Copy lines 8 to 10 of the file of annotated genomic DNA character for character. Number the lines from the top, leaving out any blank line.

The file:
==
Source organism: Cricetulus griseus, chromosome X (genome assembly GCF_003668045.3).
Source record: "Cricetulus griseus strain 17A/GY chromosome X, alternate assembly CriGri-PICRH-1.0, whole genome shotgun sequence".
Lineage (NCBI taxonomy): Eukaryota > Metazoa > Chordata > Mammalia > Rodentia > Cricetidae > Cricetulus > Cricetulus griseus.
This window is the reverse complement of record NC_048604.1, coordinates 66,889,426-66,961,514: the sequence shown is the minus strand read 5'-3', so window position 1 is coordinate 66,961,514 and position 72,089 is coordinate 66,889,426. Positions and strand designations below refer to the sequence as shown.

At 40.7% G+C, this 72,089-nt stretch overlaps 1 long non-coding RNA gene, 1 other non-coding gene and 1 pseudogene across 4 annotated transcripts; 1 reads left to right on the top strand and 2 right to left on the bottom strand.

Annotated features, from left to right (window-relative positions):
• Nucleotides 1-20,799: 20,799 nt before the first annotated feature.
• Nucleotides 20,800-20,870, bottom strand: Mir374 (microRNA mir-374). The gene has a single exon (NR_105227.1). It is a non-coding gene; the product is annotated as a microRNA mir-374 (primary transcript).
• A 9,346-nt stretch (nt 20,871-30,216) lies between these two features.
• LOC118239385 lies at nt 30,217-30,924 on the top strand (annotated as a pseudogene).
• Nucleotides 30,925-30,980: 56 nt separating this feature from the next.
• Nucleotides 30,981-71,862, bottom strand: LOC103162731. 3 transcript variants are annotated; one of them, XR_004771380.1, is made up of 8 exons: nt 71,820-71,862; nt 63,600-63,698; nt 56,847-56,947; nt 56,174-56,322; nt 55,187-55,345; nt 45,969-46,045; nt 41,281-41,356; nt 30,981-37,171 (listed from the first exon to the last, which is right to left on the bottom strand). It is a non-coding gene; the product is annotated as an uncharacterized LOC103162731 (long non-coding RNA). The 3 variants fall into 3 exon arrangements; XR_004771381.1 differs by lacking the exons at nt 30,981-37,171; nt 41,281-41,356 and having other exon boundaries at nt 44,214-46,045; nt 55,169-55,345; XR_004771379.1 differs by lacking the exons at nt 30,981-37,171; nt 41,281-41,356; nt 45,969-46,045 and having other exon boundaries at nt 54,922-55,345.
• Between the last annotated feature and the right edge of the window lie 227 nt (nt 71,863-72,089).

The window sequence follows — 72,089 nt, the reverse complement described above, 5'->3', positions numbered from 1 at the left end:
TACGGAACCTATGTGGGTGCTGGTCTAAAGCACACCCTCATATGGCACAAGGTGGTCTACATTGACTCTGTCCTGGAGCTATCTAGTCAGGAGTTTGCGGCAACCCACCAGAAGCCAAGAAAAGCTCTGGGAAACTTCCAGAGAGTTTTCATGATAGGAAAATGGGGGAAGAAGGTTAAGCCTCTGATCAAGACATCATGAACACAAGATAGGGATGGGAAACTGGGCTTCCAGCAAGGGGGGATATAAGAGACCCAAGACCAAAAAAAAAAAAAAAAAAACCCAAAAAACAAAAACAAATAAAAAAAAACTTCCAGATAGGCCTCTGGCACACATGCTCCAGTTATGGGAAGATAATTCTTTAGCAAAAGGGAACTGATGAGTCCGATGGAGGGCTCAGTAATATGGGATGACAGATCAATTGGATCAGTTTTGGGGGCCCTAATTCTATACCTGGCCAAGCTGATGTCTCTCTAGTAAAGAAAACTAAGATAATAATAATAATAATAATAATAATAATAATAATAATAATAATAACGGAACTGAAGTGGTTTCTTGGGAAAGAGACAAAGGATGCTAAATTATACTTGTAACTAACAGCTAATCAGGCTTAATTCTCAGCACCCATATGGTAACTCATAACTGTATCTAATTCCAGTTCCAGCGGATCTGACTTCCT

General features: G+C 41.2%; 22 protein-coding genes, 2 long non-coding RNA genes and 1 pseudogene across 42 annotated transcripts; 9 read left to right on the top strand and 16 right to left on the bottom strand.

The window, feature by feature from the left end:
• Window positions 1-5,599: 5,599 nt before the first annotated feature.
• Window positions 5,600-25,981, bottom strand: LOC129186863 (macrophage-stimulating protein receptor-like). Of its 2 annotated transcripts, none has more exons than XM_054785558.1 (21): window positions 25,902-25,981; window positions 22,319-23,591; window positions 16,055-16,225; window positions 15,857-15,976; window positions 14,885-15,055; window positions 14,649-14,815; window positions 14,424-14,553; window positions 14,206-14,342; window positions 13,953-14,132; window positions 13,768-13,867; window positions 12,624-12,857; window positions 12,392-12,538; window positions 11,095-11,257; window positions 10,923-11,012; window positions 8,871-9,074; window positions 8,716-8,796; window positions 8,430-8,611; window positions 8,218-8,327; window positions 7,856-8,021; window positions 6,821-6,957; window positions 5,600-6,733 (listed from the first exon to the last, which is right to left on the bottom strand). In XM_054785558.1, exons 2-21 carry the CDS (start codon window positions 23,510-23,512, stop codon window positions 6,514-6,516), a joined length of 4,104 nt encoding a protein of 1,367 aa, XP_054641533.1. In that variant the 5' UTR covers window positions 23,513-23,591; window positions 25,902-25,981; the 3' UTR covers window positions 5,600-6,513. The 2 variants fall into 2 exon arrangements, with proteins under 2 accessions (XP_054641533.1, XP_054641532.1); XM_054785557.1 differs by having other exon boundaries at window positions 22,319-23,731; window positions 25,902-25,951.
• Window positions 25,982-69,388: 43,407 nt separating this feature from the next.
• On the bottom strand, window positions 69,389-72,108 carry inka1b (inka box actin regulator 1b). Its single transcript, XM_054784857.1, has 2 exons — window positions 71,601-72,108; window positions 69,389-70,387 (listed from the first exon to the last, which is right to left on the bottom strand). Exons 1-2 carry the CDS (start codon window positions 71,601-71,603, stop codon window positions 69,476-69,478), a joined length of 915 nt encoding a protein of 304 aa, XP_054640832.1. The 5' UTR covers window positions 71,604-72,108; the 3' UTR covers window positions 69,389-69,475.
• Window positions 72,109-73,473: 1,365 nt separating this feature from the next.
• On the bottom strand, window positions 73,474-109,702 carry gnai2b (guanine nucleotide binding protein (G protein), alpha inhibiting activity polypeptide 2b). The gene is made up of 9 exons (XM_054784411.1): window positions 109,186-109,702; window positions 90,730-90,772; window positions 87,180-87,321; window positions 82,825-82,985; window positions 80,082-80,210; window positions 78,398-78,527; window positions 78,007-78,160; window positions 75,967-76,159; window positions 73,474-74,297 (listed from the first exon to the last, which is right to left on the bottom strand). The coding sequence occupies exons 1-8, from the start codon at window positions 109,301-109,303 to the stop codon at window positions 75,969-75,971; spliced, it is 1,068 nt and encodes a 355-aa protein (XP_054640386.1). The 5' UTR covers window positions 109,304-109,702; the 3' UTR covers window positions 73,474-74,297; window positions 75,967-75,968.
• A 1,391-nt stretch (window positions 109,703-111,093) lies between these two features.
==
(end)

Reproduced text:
• Nucleotides 20,800-20,870, bottom strand: Mir374 (microRNA mir-374). The gene has a single exon (NR_105227.1). It is a non-coding gene; the product is annotated as a microRNA mir-374 (primary transcript).
• A 9,346-nt stretch (nt 20,871-30,216) lies between these two features.
• LOC118239385 lies at nt 30,217-30,924 on the top strand (annotated as a pseudogene).